How healthy we are and how long we live is not just the result of our genes and our biology, but also a direct result of the health choices we make, the place where we live, the health care we receive, and policies and laws that affect our opportunities and choices. Among the social factors that contribute to health, the most important predictors are education and income. Explore these pages to see the connection between these factors and the health of the people in Cleveland and Cuyahoga County.
Centers for Disease Control and Prevention 2016
People often assume that genetics and healthcare are the most important factors in health. Other factors can have a significant impact too, such as socioeconomic status, health behavior, and environment. Roll over the bars on this chart to see how each category affects overall health. Learn more about each category in the sections below.
Source: Tarlov, A.R., Public Policy Frameworks for Improving Population Health. Annals of the New York Academy of Sciences, 1999.
These indicators show at a glance how we are doing as a community in regards to health. In general, residents of Cleveland have poorer health outcomes than residents of greater Cuyahoga County. For some indicators, Cleveland does worse than the national average by 20% or more. Explore the sections below to see underlying reasons for the poor health of people in our community. View sources for this section.
Since many chronic illnesses (such as type 2 diabetes, cardiovascular disease, and hypertension) can be prevented, a number of community efforts are underway to make Cuyahoga County and Cleveland a healthier place. Take a look at Health Action pages to see some of these initiatives. Visit Check Your Health Risk to see if there are ways you can reduce your own risk for these conditions.
Individual behaviors contribute a great deal to how long we live and how healthy we are. While it is easy to talk about making positive changes in health behaviors, there are things we can do together to make it easier for people to develop and maintain healthy habits. View sources for this section.
One of the most important goals of public health is to make the healthy decision the easy—or default—decision. If your neighborhood has no grocery stores selling fresh produce, the default decision may become eating unhealthy foods. Poorer communities often lack access to fresh food, and face other environmental factors that make being healthy much more difficult to achieve. Explore some of the environmental factors affecting healthy choices below, and see what people are already doing to make our community healthier by visiting the Health Action page.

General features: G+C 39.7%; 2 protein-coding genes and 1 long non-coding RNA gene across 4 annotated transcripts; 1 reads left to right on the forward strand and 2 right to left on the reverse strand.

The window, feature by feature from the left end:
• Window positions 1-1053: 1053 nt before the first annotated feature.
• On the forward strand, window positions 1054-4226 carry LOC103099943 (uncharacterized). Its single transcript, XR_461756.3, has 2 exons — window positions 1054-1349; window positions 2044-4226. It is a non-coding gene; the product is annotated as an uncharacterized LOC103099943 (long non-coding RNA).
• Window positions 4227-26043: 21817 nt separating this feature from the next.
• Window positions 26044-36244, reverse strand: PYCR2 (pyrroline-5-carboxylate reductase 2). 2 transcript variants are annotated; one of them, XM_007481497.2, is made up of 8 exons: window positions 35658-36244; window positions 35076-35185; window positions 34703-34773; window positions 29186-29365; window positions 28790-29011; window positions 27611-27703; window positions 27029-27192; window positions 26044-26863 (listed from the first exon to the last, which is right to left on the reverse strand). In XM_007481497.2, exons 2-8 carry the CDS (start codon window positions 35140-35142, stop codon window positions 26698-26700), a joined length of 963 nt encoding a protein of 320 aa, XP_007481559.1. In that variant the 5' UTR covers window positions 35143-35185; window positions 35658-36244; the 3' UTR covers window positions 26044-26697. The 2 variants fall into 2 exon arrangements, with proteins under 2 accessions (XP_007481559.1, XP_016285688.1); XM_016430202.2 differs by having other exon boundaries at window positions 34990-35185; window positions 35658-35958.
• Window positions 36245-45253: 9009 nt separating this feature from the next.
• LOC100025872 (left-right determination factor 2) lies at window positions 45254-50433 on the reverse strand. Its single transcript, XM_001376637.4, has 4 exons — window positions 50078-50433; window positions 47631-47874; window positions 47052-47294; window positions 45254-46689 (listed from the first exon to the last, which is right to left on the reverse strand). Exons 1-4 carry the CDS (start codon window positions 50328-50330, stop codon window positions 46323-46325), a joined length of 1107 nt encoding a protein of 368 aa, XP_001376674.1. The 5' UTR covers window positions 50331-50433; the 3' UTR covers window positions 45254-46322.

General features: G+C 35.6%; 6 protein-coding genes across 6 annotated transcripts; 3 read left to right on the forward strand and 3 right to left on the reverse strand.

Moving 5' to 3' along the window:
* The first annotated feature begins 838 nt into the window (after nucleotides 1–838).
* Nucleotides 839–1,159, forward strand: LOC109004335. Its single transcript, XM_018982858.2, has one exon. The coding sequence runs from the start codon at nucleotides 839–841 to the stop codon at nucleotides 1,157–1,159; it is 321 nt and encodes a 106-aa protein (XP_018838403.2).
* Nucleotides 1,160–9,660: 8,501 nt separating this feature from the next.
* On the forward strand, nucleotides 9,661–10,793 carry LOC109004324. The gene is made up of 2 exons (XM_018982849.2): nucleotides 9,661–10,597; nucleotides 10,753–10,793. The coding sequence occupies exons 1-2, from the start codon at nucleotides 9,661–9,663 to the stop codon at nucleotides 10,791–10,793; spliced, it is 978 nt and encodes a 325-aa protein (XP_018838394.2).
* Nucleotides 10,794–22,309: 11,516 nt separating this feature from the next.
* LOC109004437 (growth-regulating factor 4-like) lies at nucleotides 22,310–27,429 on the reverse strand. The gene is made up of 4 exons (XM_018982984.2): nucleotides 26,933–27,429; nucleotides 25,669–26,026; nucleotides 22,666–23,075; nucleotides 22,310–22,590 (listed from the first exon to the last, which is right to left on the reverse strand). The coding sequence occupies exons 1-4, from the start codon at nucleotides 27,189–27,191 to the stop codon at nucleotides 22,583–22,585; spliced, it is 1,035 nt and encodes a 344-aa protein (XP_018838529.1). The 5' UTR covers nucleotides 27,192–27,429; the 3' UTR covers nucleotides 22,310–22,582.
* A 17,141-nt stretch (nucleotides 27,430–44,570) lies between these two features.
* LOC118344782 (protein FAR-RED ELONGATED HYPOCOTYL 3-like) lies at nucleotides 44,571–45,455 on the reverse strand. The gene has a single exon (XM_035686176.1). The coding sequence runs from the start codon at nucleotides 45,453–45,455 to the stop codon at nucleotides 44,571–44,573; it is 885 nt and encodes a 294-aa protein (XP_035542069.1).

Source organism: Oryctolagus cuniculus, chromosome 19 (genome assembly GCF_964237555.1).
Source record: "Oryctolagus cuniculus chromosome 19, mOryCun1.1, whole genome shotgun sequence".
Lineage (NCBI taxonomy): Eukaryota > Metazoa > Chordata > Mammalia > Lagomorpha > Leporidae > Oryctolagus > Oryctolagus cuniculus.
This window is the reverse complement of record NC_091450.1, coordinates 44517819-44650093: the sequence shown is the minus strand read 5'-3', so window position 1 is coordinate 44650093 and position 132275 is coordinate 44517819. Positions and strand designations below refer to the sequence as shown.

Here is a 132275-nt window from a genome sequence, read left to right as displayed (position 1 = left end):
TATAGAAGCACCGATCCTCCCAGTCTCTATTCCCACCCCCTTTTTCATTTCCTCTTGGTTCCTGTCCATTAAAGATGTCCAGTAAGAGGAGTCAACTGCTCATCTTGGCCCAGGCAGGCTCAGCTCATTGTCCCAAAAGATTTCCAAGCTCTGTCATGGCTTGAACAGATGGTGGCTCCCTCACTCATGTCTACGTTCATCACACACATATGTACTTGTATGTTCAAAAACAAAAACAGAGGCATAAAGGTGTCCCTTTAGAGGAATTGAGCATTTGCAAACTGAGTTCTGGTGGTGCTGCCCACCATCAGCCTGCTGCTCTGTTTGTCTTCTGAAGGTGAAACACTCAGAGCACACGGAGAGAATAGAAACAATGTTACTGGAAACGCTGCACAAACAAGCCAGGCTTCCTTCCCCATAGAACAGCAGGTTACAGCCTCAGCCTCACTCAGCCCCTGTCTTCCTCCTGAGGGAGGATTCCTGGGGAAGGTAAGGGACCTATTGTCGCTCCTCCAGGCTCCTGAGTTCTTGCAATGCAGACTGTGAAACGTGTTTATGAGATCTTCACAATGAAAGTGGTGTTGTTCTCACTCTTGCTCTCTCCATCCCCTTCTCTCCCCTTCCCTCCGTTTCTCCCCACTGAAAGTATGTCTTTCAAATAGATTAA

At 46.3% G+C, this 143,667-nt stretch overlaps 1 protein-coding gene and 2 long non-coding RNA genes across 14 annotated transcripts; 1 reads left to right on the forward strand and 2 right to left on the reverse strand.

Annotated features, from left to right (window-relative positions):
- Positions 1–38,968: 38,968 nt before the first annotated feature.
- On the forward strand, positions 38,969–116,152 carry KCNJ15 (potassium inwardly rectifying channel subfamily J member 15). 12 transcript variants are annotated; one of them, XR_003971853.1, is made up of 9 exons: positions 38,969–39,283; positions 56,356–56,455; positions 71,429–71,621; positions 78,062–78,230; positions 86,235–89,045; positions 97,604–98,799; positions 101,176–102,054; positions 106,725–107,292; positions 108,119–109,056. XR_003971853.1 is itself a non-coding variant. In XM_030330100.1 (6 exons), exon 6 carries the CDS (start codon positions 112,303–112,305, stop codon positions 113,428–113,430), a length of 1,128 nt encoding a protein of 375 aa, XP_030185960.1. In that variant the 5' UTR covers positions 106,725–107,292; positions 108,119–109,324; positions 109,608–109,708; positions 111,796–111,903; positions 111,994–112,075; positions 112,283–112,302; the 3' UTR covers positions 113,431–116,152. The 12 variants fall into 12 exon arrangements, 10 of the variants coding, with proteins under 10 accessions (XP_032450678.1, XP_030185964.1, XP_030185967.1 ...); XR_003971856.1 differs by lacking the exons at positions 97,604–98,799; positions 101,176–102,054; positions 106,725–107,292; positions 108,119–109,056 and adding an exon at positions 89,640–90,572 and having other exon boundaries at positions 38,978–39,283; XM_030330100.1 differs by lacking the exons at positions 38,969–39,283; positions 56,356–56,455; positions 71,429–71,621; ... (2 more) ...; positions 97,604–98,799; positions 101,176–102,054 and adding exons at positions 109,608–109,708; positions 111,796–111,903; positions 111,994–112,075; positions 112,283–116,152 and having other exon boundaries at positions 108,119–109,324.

Cuyahoga County and Cleveland are shaped by both urbanization and urban sprawl. Both create conditions that influence our health. Heavily urban areas concentrate assets and solutions, but also feature overcrowding, high volume traffic, poor air quality, and lack of safe public spaces. As a result, urban areas tend to have more chronic diseases like diabetes, high blood pressure, and cancer; more violence and injuries; and more infectious diseases. On the other hand, urban sprawl results in an over-reliance on automobiles, increasing pedestrian death and injury, motor vehicle accidents, high blood pressure, heat waves, and air pollution. Many initiatives are already underway to shape these urban and suburban communities and make them healthier and more sustainable. View sources for this section.
Poverty line in 2014 was $23,850 for a family of 4. 100%-200% PL: $23,850-$47,700. 400% PL: $95,400
Cuyahoga and Cleveland are at high risk for poor health due to elevated levels of poverty. Many families are vulnerable. Poorer nutrition and living conditions, for instance older housing and polluted air, cause many health conditions, including asthma.
Cleveland has excellent healthcare systems, yet many people die or are disabled from conditions that could have been prevented or treated. There are several important measures of a strong healthcare system, including: access to primary care, management of chronic disease, access to preventive care (such as immunization), and preventive tests. Current healthcare reform is increasing access to primary and preventive care. By changing the way we pay for health care, we hope to achieve the “Triple Aim”—better care, better health outcomes and lower cost. View sources for this section.
* Early diagnosis dramatically improves chance of survival.Healthcare Access by Race